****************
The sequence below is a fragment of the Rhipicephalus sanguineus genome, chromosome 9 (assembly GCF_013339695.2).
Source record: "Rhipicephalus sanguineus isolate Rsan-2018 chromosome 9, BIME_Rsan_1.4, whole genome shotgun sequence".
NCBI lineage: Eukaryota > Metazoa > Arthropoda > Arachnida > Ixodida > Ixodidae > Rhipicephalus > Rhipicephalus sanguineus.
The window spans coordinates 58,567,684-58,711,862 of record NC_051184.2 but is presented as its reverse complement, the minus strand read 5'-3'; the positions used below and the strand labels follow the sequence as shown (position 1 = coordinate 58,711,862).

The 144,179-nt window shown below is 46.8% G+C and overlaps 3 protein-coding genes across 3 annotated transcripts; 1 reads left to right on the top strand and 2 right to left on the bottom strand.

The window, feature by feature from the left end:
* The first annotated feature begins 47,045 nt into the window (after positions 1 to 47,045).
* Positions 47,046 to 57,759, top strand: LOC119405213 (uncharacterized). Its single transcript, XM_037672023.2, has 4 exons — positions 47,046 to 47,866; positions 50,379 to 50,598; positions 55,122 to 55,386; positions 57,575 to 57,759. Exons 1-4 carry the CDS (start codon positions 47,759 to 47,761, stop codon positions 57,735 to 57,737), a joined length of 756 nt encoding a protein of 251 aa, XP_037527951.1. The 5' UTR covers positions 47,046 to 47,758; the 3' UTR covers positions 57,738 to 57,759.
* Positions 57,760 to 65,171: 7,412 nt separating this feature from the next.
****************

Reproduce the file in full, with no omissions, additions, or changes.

The sequence below is a fragment of the Rhipicephalus sanguineus genome, chromosome 9 (assembly GCF_013339695.2).
Source record: "Rhipicephalus sanguineus isolate Rsan-2018 chromosome 9, BIME_Rsan_1.4, whole genome shotgun sequence".
NCBI lineage: Eukaryota > Metazoa > Arthropoda > Arachnida > Ixodida > Ixodidae > Rhipicephalus > Rhipicephalus sanguineus.
The window spans coordinates 58,567,684-58,711,862 of record NC_051184.2 but is presented as its reverse complement, the minus strand read 5'-3'; the positions used below and the strand labels follow the sequence as shown (position 1 = coordinate 58,711,862).

The 144,179-nt window shown below is 46.8% G+C and overlaps 3 protein-coding genes across 3 annotated transcripts; 1 reads left to right on the top strand and 2 right to left on the bottom strand.

The window, feature by feature from the left end:
* The first annotated feature begins 47,045 nt into the window (after positions 1 to 47,045).
* Positions 47,046 to 57,759, top strand: LOC119405213 (uncharacterized). Its single transcript, XM_037672023.2, has 4 exons — positions 47,046 to 47,866; positions 50,379 to 50,598; positions 55,122 to 55,386; positions 57,575 to 57,759. Exons 1-4 carry the CDS (start codon positions 47,759 to 47,761, stop codon positions 57,735 to 57,737), a joined length of 756 nt encoding a protein of 251 aa, XP_037527951.1. The 5' UTR covers positions 47,046 to 47,758; the 3' UTR covers positions 57,738 to 57,759.
* Positions 57,760 to 65,171: 7,412 nt separating this feature from the next.